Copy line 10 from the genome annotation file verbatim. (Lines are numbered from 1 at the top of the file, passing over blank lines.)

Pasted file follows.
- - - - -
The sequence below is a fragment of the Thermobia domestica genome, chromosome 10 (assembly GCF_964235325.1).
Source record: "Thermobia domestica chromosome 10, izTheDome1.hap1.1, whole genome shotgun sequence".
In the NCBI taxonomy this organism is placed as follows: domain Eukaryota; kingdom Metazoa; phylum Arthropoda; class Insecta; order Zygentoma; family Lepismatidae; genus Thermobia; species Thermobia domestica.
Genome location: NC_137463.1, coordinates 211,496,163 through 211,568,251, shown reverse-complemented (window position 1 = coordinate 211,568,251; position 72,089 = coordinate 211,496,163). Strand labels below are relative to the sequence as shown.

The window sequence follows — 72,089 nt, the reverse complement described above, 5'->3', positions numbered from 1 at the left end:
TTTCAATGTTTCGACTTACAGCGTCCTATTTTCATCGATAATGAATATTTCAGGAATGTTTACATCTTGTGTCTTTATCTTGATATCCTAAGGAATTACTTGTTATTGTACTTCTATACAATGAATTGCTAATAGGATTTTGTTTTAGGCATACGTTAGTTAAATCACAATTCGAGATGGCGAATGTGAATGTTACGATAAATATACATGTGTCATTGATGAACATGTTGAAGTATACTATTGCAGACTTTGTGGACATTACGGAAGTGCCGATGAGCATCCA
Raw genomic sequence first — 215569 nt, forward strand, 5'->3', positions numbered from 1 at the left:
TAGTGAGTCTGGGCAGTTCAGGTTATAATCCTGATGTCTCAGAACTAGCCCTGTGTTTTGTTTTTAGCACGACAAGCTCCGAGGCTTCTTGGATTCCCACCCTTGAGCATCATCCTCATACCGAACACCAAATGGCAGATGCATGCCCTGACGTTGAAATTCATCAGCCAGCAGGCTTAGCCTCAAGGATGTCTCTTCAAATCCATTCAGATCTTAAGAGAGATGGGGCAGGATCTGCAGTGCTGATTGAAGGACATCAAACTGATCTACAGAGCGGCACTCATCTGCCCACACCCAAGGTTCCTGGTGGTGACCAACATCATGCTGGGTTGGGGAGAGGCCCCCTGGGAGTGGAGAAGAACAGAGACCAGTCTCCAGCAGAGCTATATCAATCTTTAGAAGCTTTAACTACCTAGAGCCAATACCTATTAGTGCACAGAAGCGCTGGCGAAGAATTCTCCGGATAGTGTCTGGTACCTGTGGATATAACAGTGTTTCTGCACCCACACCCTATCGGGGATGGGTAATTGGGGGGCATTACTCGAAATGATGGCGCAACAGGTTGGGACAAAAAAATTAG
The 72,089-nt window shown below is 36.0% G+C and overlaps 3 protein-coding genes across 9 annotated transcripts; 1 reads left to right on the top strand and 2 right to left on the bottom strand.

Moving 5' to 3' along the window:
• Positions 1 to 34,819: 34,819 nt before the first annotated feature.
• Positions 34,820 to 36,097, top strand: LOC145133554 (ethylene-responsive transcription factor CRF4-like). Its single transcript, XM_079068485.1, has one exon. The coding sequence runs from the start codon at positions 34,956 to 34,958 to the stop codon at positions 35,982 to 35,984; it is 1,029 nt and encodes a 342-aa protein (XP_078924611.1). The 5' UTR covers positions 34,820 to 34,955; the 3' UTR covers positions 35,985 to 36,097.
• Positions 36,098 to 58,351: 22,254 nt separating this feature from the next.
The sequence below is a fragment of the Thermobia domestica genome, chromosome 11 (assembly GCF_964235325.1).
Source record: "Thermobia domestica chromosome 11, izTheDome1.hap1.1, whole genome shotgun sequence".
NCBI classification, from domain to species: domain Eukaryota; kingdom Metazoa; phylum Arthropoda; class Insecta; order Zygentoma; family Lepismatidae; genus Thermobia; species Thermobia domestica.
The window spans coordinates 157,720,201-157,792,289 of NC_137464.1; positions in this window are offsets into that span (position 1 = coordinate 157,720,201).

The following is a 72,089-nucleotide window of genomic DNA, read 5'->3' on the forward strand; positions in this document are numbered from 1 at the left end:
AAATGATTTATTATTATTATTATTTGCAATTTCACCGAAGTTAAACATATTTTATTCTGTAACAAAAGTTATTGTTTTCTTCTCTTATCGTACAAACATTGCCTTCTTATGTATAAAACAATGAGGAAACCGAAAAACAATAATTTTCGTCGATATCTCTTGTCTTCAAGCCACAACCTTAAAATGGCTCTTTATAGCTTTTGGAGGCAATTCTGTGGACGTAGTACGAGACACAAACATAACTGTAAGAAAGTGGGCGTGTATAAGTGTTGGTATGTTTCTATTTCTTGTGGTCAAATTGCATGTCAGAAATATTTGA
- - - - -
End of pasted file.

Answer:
Moving 5' to 3' along the window: